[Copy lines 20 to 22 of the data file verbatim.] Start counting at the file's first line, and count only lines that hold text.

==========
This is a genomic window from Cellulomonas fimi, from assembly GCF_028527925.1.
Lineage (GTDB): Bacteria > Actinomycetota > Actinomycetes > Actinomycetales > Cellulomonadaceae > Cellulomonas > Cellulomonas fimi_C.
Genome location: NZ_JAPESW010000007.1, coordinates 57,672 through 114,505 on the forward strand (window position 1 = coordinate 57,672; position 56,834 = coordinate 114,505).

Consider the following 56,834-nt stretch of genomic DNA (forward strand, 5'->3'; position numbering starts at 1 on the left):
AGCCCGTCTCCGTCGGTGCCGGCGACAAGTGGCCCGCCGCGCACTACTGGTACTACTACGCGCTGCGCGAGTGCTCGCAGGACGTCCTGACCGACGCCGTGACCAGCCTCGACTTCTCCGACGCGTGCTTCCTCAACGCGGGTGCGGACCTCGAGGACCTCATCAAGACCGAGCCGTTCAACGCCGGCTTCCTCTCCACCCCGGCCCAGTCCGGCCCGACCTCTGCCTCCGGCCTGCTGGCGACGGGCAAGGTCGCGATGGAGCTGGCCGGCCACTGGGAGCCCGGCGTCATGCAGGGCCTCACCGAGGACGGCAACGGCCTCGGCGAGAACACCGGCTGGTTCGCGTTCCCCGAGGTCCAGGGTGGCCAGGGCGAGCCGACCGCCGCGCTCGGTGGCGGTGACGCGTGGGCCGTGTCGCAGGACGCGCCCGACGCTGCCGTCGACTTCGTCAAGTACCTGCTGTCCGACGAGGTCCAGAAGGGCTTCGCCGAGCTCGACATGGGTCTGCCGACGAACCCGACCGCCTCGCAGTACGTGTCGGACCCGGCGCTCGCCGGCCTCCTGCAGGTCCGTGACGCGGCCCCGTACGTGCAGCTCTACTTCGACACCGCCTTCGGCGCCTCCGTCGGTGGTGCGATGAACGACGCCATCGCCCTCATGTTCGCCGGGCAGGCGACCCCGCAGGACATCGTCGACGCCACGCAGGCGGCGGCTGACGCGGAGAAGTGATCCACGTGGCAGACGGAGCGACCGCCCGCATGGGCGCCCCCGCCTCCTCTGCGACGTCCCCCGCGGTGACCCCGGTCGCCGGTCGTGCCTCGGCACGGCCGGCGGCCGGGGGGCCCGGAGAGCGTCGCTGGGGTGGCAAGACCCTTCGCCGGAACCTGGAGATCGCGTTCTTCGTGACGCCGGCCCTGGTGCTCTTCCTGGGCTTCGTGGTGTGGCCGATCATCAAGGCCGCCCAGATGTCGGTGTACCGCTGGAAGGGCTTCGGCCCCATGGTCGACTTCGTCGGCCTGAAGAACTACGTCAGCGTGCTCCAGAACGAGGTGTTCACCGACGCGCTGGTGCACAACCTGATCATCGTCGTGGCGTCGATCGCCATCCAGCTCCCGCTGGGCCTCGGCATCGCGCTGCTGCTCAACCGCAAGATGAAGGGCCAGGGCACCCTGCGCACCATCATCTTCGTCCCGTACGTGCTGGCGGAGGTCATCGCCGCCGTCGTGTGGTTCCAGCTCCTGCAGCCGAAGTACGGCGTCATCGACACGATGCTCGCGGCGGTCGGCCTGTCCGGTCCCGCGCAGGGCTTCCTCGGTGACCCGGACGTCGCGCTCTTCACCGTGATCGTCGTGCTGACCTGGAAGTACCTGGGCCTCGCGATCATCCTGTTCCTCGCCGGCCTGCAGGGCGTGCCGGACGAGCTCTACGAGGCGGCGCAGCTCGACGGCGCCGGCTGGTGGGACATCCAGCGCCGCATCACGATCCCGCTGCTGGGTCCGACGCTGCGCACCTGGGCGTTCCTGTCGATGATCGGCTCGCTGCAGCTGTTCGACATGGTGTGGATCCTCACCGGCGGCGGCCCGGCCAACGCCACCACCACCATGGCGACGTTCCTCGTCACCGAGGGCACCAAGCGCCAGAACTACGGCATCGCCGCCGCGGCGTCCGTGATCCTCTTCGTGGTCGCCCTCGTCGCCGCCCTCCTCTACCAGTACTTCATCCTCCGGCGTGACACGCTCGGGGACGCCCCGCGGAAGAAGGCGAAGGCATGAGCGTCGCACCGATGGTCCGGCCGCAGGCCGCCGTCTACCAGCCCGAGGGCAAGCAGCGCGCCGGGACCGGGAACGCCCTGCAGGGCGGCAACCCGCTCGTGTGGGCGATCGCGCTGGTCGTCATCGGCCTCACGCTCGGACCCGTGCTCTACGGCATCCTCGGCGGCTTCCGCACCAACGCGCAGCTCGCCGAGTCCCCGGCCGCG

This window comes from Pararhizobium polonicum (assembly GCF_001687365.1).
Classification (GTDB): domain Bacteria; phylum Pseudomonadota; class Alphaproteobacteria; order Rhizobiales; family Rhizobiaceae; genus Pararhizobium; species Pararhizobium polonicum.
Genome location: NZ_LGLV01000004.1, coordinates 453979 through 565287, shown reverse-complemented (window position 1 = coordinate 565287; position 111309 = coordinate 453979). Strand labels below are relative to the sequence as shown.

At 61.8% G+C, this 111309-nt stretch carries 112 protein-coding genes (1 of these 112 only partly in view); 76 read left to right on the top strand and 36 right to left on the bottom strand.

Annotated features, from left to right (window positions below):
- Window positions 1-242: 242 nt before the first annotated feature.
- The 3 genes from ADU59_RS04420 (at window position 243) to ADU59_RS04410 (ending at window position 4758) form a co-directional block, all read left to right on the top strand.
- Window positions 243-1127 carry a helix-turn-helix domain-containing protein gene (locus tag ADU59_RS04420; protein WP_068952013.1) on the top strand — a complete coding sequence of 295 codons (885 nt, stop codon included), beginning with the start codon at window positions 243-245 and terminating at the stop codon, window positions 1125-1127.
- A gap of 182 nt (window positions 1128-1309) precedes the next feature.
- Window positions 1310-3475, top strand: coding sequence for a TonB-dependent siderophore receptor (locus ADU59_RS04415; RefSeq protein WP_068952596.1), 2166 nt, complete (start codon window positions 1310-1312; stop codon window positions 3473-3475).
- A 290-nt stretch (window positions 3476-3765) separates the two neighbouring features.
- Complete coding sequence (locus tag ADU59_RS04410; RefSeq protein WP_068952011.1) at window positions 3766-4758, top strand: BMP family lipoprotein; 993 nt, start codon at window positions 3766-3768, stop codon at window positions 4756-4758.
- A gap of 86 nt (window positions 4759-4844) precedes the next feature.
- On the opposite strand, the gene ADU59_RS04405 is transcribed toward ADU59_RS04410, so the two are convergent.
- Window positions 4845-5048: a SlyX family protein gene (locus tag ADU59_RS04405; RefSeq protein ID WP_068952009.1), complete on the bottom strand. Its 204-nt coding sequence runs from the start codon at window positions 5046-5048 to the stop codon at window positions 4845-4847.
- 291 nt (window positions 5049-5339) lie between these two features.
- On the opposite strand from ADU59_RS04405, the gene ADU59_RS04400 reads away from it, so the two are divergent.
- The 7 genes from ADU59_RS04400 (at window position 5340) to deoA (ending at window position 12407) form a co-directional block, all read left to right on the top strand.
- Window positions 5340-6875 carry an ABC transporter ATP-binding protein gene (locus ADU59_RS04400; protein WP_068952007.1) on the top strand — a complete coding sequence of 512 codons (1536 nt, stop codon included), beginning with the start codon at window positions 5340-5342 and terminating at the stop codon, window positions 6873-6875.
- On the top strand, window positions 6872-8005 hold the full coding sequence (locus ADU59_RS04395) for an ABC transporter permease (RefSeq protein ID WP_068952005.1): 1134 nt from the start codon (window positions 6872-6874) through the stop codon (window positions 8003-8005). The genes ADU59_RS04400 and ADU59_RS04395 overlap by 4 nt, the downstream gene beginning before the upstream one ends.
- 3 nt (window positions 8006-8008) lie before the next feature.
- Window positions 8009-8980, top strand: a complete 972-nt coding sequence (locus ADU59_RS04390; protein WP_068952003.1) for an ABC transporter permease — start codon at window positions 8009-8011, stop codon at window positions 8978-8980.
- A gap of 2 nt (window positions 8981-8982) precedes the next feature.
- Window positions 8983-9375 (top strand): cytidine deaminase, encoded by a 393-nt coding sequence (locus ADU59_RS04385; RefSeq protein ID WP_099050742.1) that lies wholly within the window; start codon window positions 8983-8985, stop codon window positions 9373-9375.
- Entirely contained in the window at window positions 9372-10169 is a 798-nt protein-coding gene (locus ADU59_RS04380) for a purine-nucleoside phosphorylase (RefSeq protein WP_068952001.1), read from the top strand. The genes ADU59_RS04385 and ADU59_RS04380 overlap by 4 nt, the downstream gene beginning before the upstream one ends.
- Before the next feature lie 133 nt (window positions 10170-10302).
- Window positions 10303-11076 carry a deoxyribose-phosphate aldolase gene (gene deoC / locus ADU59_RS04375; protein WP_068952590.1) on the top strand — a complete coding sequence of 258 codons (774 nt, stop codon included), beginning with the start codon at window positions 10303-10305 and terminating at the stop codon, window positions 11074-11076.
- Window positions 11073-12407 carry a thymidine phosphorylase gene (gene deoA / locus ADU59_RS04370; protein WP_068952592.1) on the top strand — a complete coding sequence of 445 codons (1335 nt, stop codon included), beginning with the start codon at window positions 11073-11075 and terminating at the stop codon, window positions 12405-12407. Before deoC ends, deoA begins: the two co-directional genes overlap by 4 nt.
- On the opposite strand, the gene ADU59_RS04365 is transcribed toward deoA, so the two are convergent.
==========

- Window positions 4845-5048: a SlyX family protein gene (locus tag ADU59_RS04405; RefSeq protein ID WP_068952009.1), complete on the bottom strand. Its 204-nt coding sequence runs from the start codon at window positions 5046-5048 to the stop codon at window positions 4845-4847.
- 291 nt (window positions 5049-5339) lie between these two features.
- On the opposite strand from ADU59_RS04405, the gene ADU59_RS04400 reads away from it, so the two are divergent.